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OnTheFly is a Visual Basic Script worm. The worm was created with a worm construction kit. This worm stands out because virus and worm construction kits rarely produce working code, but rather broken, intended code. It is probably most famous for its social engineering tactic, using the promise of pictures of the famous tennis star, Anna Kournikova, to entice victims to run the worm.

PayloadEdit

OnTheFly comes in an email attachment with the subject line "Here you have, ;o)" and body text "Hi: [new line] Check This!". The attachment is a 2,853 byte-long .VBS file named AnnaKournikova.jpg.vbs, encouraging the recepient to open it with the promise of a picture of the tennis star.

When executed, the virus creates a Current User registry key, \Software\OnTheFly\mailed. The worm will check the value set to the registry key for the number "1" which signifies the mailing routine has been performed. If not, the worm mails itself to every email address in the Outlook Address Book and then adds the "1".

After performing the mailing routine, the worm continues to run. If the date is January 26, OnTheFly tries to open a web page from the Netherlands (http://www.dynabyte.nl).

EffectsEdit

As OnTheFly has no deliberately malicious payload, its ability to cause damage is mostly limited to taking up space in mailboxes and consuming system resources. Millions of computers were supposedly infected with the worm, but the FBI only turned up 55 that claimed any losses. The largest figure for the damage toll of the worm is $166,827.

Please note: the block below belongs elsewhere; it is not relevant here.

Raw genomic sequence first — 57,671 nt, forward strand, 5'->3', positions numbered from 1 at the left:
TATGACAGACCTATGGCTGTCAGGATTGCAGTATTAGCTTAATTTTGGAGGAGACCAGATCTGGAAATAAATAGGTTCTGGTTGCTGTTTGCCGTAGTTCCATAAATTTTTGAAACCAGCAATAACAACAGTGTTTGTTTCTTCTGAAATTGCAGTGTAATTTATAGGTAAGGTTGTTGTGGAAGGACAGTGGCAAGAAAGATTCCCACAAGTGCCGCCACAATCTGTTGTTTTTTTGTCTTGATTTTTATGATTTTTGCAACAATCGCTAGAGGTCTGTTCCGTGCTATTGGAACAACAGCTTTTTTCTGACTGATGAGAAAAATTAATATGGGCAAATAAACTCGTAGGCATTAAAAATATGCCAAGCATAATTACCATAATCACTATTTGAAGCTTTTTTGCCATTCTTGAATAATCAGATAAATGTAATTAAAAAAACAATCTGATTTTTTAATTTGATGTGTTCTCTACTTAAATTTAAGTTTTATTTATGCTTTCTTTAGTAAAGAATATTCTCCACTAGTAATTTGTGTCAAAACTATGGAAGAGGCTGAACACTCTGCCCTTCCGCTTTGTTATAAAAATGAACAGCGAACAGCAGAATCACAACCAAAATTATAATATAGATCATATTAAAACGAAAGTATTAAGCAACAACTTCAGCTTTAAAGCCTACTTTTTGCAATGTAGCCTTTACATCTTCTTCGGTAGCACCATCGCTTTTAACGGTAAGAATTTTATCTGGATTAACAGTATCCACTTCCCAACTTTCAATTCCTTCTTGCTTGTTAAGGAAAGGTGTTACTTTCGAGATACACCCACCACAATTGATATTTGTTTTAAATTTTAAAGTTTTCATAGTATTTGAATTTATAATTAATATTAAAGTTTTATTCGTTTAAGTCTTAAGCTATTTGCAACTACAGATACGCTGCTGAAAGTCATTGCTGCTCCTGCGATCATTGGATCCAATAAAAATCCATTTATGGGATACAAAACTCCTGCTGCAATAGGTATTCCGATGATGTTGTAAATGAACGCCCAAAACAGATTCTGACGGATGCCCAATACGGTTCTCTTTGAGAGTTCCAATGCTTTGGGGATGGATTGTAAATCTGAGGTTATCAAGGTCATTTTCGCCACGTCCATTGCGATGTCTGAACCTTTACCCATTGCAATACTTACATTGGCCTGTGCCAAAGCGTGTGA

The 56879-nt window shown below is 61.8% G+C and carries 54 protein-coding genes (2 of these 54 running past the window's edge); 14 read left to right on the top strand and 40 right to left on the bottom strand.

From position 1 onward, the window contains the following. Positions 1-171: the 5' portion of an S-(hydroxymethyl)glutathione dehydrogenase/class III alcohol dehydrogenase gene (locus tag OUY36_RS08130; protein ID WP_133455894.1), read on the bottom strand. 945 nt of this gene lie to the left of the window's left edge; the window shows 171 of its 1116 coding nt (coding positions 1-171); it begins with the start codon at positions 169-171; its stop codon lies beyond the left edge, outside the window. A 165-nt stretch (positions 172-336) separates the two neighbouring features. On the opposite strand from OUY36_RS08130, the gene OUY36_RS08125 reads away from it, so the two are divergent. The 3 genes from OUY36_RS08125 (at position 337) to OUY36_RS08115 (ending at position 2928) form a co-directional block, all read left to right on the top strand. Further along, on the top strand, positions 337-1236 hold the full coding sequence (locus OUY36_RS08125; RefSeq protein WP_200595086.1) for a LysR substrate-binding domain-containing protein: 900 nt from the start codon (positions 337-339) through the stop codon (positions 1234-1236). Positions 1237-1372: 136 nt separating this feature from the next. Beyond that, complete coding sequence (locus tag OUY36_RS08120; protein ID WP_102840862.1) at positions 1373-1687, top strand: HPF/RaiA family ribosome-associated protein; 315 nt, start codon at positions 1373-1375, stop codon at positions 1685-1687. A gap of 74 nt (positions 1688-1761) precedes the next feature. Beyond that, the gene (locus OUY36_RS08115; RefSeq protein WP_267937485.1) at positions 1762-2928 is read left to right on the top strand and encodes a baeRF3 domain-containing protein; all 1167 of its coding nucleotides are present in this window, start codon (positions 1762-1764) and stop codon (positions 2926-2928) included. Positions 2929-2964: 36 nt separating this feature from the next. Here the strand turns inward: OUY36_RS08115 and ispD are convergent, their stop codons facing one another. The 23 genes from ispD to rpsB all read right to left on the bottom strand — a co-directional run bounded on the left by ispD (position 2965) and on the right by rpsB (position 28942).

CreatorEdit

The creator, Jan de Wit, was a 20 year-old student and computer shop employee from the town of Sneek, Netherlands. De Wit did not actually know how to program a computer, and used a VBS virus generator toolkit. He turned himself in on February 13, 2001, saying he had no intention of causing such damage. De Wit wrote a personal statement on the same day.

De Wit was sentenced to 150 days of community service. The Mayor of Sneek offered him an IT Job.

NameEdit

The official Virus Encyclopedia name for the worm is OnTheFly. De Wit himself named the worm VBS.OnTheFly, but did not really care what the media called it. While most of the media referred to the worm as some variation of Anna Kournikova's name, others did refer to it as OnTheFly. Some antivirus products refer to the worm as VBS/VBSWG, usually with a variant letter, standing for "Visual Basic Script Worm Generator".

Antivirus AliasesEdit

Virus Encyclopedia full name: Worm/Email/VBS/OnTheFly

  • CA: VBS.VBSWG.J
  • F-Prot: VBS/VBSWG.J@mm
  • F-Secure: VBS/OnTheFly@mm
  • Kaspersky: VBS.VBSWG-based
  • McAfee: VBS/SST@MM or VBS/VBSWG.gen@MM
  • MKS: VBS.OnTheFly
  • Panda: VBS/SST-A
  • Sophos: VBS/SST-A
  • Trend Micro: VBS_KALAMAR.A

SourcesEdit

Jan de Wit's personal statement

McAfee Antivirus, VBS/VBSWG.gen@MM

Eric Chien. Symantec, VBS.SST@mm

John Leyden. The Register, "Anna Kournikova virus spreading like wildfire". 2001.09.12

-. -, "Anna Kournikova bug drops harmlessly onto the Net". 2001.09.13

Robert Blincoe. -, "Kournikova virus kiddie gets 150 hours community service" 2001.09.27

James Middleton. "Anna virus writer offered IT job" 2001.09.20

Robert Lemos, Hernan Alijo. CNET News.com, ""Anna" virus toolkit pulled from Net" 2001.02.15

CNN Archive, "Man charged over Kournikova virus". 2001.02.14

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